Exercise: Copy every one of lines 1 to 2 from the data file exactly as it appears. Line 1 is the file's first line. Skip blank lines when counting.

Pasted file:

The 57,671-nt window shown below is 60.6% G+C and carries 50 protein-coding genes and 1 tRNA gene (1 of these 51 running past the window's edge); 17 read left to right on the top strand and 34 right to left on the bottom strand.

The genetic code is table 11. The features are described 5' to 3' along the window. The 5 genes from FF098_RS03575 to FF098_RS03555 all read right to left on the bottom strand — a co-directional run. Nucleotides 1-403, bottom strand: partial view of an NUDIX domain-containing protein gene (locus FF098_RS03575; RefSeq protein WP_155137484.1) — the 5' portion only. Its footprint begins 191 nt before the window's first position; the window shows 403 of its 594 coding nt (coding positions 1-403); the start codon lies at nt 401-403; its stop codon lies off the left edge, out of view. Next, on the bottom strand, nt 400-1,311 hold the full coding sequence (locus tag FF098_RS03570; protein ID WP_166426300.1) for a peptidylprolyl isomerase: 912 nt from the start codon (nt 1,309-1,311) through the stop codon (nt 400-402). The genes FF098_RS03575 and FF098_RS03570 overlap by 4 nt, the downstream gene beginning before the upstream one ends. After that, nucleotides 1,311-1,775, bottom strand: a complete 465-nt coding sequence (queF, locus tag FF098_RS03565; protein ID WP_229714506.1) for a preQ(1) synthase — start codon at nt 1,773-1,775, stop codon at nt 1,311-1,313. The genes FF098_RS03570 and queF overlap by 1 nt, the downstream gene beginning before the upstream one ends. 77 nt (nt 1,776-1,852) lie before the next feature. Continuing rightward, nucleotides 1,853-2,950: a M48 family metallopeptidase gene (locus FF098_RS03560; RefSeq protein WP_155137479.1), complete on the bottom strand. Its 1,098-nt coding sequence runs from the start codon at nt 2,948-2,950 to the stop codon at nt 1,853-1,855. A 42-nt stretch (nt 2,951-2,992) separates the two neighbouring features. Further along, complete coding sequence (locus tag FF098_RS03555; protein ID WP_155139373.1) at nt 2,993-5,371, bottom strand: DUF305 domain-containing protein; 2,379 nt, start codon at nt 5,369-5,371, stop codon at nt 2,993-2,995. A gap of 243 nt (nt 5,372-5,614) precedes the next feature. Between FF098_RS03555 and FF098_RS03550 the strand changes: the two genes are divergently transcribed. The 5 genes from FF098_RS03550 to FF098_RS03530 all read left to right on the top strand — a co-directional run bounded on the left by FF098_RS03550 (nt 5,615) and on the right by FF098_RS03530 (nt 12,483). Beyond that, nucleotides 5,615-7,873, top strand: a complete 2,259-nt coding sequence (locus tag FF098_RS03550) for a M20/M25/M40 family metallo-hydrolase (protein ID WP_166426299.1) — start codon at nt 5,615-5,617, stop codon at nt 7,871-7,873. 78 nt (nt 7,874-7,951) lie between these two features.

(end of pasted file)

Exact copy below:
The 57,671-nt window shown below is 60.6% G+C and carries 50 protein-coding genes and 1 tRNA gene (1 of these 51 running past the window's edge); 17 read left to right on the top strand and 34 right to left on the bottom strand.

The genetic code is table 11. The features are described 5' to 3' along the window. The 5 genes from FF098_RS03575 to FF098_RS03555 all read right to left on the bottom strand — a co-directional run. Nucleotides 1-403, bottom strand: partial view of an NUDIX domain-containing protein gene (locus FF098_RS03575; RefSeq protein WP_155137484.1) — the 5' portion only. Its footprint begins 191 nt before the window's first position; the window shows 403 of its 594 coding nt (coding positions 1-403); the start codon lies at nt 401-403; its stop codon lies off the left edge, out of view. Next, on the bottom strand, nt 400-1,311 hold the full coding sequence (locus tag FF098_RS03570; protein ID WP_166426300.1) for a peptidylprolyl isomerase: 912 nt from the start codon (nt 1,309-1,311) through the stop codon (nt 400-402). The genes FF098_RS03575 and FF098_RS03570 overlap by 4 nt, the downstream gene beginning before the upstream one ends. After that, nucleotides 1,311-1,775, bottom strand: a complete 465-nt coding sequence (queF, locus tag FF098_RS03565; protein ID WP_229714506.1) for a preQ(1) synthase — start codon at nt 1,773-1,775, stop codon at nt 1,311-1,313. The genes FF098_RS03570 and queF overlap by 1 nt, the downstream gene beginning before the upstream one ends. 77 nt (nt 1,776-1,852) lie before the next feature. Continuing rightward, nucleotides 1,853-2,950: a M48 family metallopeptidase gene (locus FF098_RS03560; RefSeq protein WP_155137479.1), complete on the bottom strand. Its 1,098-nt coding sequence runs from the start codon at nt 2,948-2,950 to the stop codon at nt 1,853-1,855. A 42-nt stretch (nt 2,951-2,992) separates the two neighbouring features. Further along, complete coding sequence (locus tag FF098_RS03555; protein ID WP_155139373.1) at nt 2,993-5,371, bottom strand: DUF305 domain-containing protein; 2,379 nt, start codon at nt 5,369-5,371, stop codon at nt 2,993-2,995. A gap of 243 nt (nt 5,372-5,614) precedes the next feature. Between FF098_RS03555 and FF098_RS03550 the strand changes: the two genes are divergently transcribed. The 5 genes from FF098_RS03550 to FF098_RS03530 all read left to right on the top strand — a co-directional run bounded on the left by FF098_RS03550 (nt 5,615) and on the right by FF098_RS03530 (nt 12,483). Beyond that, nucleotides 5,615-7,873, top strand: a complete 2,259-nt coding sequence (locus tag FF098_RS03550) for a M20/M25/M40 family metallo-hydrolase (protein ID WP_166426299.1) — start codon at nt 5,615-5,617, stop codon at nt 7,871-7,873. 78 nt (nt 7,874-7,951) lie between these two features.